LOOK­ING FOR RE­DEMP­TION

Caps’ Holtby strug­gling in playoffs

Regina Leader-Post - - SPORTS - MIKE ZEISBERGER mzeis­berger@postmedia.com twit­ter.com/zeisberger

Had pucks hit Braden Holtby as flush in Game 4 as team­mate Mar­cus Jo­hans­son did at the morn­ing skate seven hours ear­lier, maybe there wouldn’t be all th­ese what’s-wrong-with-the-Wash­ing­ton-Cap­i­tals-goal­tender ques­tions go­ing around.

To re­cap: A hush fell over the Air Canada Cen­tre mid­day Wed­nes­day when Jo­hans­son col­lided with Holtby, send­ing the de­fend­ing Vez­ina Tro­phy win­ner to the ice with a thud. For­tu­nately Holtby was back on his feet within sec­onds, later laugh­ing it off as just a “hockey play.”

Of course, af­ter watch­ing yet an­other shaky per­for­mance by Holtby in Wash­ing­ton’s 5-4 vic­tory over the Maple Leafs later that day, cyn­ics would sug­gest he was still feel­ing the ef­fects of be­ing plowed into by Jo­hans­son.

What­ever the rea­son, Holtby was jug­gling and bob­bling shots as if live hand grenades were be­ing fired at him.

The ob­vi­ous ex­pla­na­tion was a com­bi­na­tion of “bounces” and “de­flec­tions,” two words Holtby and Cap­i­tals head coach Barry Trotz were quick to use af­ter the game. But even such grounded logic hasn’t stopped the sec­ondguess­ing of Holtby in this se­ries, which is knot­ted at 2-2 head­ing into Game 5 on Fri­day in Wash­ing­ton, D.C.

To that end, the Wash­ing­ton Post re­ported the Caps con­sid­ered pulling Holtby in favour of backup Philipp Grubauer to start the third pe­riod with the vis­i­tors nurs­ing a 4-2 lead. But be­cause the Leafs were go­ing to step onto the ice out of the in­ter­mis­sion with a two-man ad­van­tage for 114 sec­onds, it might have been too much to ask Grubauer to en­ter the game in that sit­u­a­tion.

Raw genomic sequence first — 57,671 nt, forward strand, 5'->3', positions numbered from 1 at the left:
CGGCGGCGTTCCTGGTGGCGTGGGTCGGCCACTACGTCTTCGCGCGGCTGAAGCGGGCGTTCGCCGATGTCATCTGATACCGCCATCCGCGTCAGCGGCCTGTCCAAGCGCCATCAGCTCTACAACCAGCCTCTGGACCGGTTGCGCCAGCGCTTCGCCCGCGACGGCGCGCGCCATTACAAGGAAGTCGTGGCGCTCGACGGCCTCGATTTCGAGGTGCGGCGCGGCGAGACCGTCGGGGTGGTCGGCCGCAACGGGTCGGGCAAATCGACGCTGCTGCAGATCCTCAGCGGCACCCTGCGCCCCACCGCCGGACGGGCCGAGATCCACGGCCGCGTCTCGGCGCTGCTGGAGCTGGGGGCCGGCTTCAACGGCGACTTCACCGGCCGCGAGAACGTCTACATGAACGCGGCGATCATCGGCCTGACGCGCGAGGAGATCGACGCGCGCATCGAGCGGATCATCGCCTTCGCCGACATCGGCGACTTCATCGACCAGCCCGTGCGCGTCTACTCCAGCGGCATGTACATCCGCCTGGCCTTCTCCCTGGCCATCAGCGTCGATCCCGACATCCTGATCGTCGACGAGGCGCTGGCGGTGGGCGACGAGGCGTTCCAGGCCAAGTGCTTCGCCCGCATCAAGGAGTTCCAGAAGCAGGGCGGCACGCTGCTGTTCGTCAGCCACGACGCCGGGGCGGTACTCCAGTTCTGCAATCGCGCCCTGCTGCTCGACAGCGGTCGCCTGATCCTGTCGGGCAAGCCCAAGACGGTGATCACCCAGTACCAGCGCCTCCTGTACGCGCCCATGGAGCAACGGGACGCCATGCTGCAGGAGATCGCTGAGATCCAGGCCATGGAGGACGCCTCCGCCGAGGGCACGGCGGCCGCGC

While the Caps had a day off Thurs­day, Holtby was on the ice, stretch­ing. Say what you want about his spotty play of late, this 27-year-old from Lloy­d­min­ster is one fo­cused com­peti­tor who has his eyes on the prize.

His 3.07 goals-against av­er­age and .907 save per­cent­age are un-Holtby-like. But when asked by re­porters Wed­nes­day about Holtby’s in­con­sis­tency, Trotz replied: “It’s hard to gauge it be­cause they’ve had a lot of strange stuff.”

“Dur­ing the year, goalies, they do ev­ery­thing on pre­dictabil­ity and there are a lot of things that aren’t very predictable right now, and that’s what at times makes Braden look like he’s not there,” he said. “But it’s bounc­ing off four dif­fer­ent guys, so he’s mov­ing to the puck. He’s play­ing fine. It’s just not very predictable right now be­cause there is stuff that is bounc­ing all over. It’s a pin­ball ma­chine out there a lit­tle bit …

“He’s a tough goal­tender. One thing I know about Braden is that he’s got some good Saskatchewan blood in him. He’s hard-nosed and he fights through that.”

As for Holtby be­ing out on the ice while most of his team­mates were recharg­ing their bat­ter­ies, Trotz said the rea­son was sim­ple.

“He’s a guy that wants to work and do stuff,” Trotz said. “He asked if he could come out and do some stuff just to keep his body (ready).”

De­spite Trotz’s words, there con­tin­ues to be sec­ond-guess­ing of Holtby’s game, in­clud­ing in­sin­u­a­tions within the lo­cal me­dia that the Cap­i­tals are mon­i­tor­ing the sit­u­a­tion closely.

This much is cer­tain: The best way for Holtby to si­lence all the chat­ter is to re­vert to the form that led him to 42 vic­to­ries dur­ing the reg­u­lar sea­son. In the end, that’s all any­one — in­clud­ing Trotz and Holtby him­self — can ask for.

NATHAN DENETTE/THE CANA­DIAN PRESS

Toronto Maple Leafs cen­tre Nazem Kadri watches the puck go into the net on Wed­nes­day in Toronto. Wash­ing­ton Cap­i­tals goal­tender Braden Holtby al­lowed four goals in the game.

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